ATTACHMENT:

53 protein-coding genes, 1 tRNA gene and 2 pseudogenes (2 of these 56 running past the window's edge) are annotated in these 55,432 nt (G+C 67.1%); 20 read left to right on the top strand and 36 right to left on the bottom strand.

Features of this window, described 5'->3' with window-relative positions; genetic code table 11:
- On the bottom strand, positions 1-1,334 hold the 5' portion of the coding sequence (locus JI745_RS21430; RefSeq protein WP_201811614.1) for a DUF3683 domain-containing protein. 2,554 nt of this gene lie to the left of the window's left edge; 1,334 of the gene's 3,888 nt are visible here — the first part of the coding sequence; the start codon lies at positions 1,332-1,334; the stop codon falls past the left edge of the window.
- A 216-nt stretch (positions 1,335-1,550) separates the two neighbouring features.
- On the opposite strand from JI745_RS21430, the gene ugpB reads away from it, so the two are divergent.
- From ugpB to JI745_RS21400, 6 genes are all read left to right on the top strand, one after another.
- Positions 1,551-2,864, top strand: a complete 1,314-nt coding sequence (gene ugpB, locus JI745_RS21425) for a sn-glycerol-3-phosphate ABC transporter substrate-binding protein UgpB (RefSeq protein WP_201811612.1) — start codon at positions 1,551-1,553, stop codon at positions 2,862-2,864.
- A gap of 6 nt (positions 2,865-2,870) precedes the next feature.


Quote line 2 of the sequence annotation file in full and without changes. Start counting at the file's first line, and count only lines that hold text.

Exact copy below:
Features of this window, described 5'->3' with window-relative positions; genetic code table 11: